Is Cinders a male or a female? Audiences won’t know until the curtain rises on a particular night. This ingenious twist to the traditional tale adds a delightful surprise if you are lucky enough to have the male on your night as I was. And why not change gender? No stories are sacrosanct and this leads to some thoughtful insights into the characters and power dynamics and ingenious tweaks to Scottish Ballet Artistic Director, Christopher Hampson’s choreography. The love story is still there, and there is also an additional gay couple though a same-sex Cinders will have to wait for the future.
Why not change gender? No stories are sacrosanct
The story is also re-imagined and set in a drapier’s store where Cinders first appears as a delightful small child (Seoras Piper) running around, indulged by his loving parents. However, the store (impressive Art Nouveau style maroon wood designed by Elin Steele burns down leaving the child orphaned (hence the name Cinders). There is no step-mother but a domineering American, Mrs Thorne who revamps the store whilst her three ghastly grown-up children bully poor Cinders (now also grown up).
The Thornes entrance is superb as Mrs Thorne (Aisling Brangan) with an imperious lift to her chin throws down her giant hat boxes for staff to scurry about picking them up, her son, Tarquin (Thomas Edwards) already exhibiting camp mannerisms which grow more extreme as the show continues and Flossie (Kayla-Maree Tarantolo)’s prat falls are hilarious and so risky they make one gasp. Unfortunately the second daughter, Morag (Grace Horler)’s part has not been fully imagined and she is given little to play with. Their costumes are also stunning in vulgarity and loudness.
Evan Loudon as Cinders is stunning. The gender swop comes into its own when traditional male choreography is softened and expanded to allow him to express vulnerability as the downtrodden boy in the store, then later hesitancy when meeting the princess, and yet still able to dominate the stage with superb dancing, sweeping moves and a glorious smile; the female choreography has more dramatic leaps and assertive moves. However, though regal and expertly danced Marge Hendrick’s interpretation lacks warmth.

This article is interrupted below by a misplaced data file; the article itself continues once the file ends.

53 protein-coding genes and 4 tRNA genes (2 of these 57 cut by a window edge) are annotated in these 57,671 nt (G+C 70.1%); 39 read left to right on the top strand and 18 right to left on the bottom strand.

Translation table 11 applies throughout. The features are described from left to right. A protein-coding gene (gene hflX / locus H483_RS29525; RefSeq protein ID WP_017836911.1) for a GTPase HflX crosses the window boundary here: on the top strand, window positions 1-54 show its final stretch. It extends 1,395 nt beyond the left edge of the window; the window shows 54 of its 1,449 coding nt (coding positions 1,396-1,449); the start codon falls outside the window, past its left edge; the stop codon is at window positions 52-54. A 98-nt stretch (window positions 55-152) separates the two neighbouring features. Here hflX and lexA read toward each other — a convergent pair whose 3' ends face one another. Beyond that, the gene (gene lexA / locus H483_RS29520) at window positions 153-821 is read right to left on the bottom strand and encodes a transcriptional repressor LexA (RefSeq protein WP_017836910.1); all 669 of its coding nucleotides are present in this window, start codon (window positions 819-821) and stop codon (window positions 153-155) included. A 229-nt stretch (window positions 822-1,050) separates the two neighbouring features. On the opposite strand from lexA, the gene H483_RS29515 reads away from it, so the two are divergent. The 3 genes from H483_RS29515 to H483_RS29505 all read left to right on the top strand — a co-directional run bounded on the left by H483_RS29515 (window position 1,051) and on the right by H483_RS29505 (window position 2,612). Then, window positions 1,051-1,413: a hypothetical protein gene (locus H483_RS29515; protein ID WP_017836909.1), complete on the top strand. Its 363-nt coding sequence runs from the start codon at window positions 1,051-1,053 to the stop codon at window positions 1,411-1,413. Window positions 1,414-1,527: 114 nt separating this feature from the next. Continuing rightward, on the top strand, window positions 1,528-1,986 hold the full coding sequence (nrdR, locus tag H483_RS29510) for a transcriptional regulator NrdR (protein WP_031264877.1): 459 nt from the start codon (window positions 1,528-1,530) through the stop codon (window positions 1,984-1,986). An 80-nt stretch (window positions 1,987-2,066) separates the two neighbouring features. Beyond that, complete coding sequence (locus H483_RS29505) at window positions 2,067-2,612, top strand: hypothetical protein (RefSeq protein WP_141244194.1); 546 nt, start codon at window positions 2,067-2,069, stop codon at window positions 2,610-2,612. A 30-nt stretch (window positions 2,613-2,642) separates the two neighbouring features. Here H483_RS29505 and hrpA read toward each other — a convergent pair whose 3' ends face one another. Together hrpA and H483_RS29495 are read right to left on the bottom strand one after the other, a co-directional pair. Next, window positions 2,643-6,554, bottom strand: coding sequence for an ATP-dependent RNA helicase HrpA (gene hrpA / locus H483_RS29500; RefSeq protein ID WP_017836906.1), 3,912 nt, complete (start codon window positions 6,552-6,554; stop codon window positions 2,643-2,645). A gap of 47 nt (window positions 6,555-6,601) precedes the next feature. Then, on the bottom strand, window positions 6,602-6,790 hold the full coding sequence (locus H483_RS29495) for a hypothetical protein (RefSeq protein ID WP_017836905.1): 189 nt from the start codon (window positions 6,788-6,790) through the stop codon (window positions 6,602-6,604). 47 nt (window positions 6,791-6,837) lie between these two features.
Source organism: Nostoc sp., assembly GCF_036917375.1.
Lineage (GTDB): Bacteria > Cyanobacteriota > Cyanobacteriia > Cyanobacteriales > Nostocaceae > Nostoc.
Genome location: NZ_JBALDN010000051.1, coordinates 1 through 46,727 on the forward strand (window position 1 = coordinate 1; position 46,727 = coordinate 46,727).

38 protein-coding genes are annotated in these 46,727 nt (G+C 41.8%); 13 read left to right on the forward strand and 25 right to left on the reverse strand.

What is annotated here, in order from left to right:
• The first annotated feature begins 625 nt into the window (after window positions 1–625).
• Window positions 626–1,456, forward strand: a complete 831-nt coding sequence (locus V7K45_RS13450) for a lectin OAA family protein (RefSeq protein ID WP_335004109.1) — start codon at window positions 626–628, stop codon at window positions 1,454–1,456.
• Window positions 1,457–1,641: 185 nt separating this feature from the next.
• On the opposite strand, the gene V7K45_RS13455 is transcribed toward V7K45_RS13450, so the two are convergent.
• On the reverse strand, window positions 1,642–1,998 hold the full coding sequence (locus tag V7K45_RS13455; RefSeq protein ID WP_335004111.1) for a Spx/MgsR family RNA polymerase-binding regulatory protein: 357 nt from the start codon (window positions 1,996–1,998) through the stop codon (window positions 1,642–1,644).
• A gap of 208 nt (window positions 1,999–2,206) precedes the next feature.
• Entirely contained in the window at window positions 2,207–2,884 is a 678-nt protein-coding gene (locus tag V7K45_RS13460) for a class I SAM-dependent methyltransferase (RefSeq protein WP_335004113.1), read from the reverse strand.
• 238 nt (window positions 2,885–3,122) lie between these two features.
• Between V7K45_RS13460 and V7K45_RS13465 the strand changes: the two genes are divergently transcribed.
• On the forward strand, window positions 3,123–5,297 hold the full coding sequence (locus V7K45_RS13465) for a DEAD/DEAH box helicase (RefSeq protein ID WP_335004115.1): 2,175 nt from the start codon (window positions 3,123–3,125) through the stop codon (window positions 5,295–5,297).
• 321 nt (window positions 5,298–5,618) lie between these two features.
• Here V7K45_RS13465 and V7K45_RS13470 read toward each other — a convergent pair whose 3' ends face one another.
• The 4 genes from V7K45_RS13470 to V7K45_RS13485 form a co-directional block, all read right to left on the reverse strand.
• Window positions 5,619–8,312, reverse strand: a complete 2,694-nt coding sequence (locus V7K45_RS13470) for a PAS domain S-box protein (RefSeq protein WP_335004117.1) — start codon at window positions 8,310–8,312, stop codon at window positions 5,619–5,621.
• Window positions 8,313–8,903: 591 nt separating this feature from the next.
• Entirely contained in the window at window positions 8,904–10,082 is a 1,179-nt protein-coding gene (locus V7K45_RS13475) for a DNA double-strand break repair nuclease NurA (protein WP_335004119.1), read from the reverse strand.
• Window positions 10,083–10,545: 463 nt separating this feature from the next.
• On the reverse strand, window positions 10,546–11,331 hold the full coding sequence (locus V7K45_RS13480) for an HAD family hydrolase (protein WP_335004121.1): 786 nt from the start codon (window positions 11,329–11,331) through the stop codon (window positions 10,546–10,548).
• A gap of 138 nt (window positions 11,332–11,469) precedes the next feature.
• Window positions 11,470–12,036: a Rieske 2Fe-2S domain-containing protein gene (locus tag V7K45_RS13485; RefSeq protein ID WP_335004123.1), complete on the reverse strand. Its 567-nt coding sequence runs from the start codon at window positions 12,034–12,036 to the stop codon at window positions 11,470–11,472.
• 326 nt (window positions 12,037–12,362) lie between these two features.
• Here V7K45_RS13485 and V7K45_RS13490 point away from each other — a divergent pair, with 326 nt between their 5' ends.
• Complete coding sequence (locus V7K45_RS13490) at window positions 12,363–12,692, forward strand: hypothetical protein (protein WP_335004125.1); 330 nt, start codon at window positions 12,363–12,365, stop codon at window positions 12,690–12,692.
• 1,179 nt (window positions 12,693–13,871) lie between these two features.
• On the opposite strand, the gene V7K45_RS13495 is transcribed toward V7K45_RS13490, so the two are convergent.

Elin Steele is to be congratulated on the exquisite gold filigree gates to the palace but elegant as the low-necked, fully skirted costumes shown off in many swirling moves of the corps de ballet are, an opportunity for dramatic colour is lost. Only the costumes for the prince and princess stand out in delicate, intricate blue and silver.
Sadly the ballroom scenes go on and on and become tedious. There are also far too many soloists where relevance gets forgotten. Thankfully, the Thorne family’s outrageous costumes (particularly the flash of Flossie’s red petticoats and knickers) and their antics steal the show, plus the humorous and touching incipient gay love affair.
However, despite all the wonderful dancing, and the uplifting score by Prokofiev, the show as a whole lacks magic. There’s no fairy godmother. This is more than compensated for by the beautiful rose garden dancers, but the ghost parents are confusing. They ignore Cinders at first. Can they even see him? They ignore him, more concerned with their pas de deux. There’s no coach to take him to the ball. One can put up with that (budget constraints no doubt and also it fits the more realistic story) but the ending is distinctly downbeat. No fabulous wedding (Now there the corps de ballet could have shone.) Instead we have the family, now a bourgeois couple seated with staff and their child under the sign of their new Emporium. Oh dear. However, I could forgive everything just for the sight of Evan Loudon’s smile.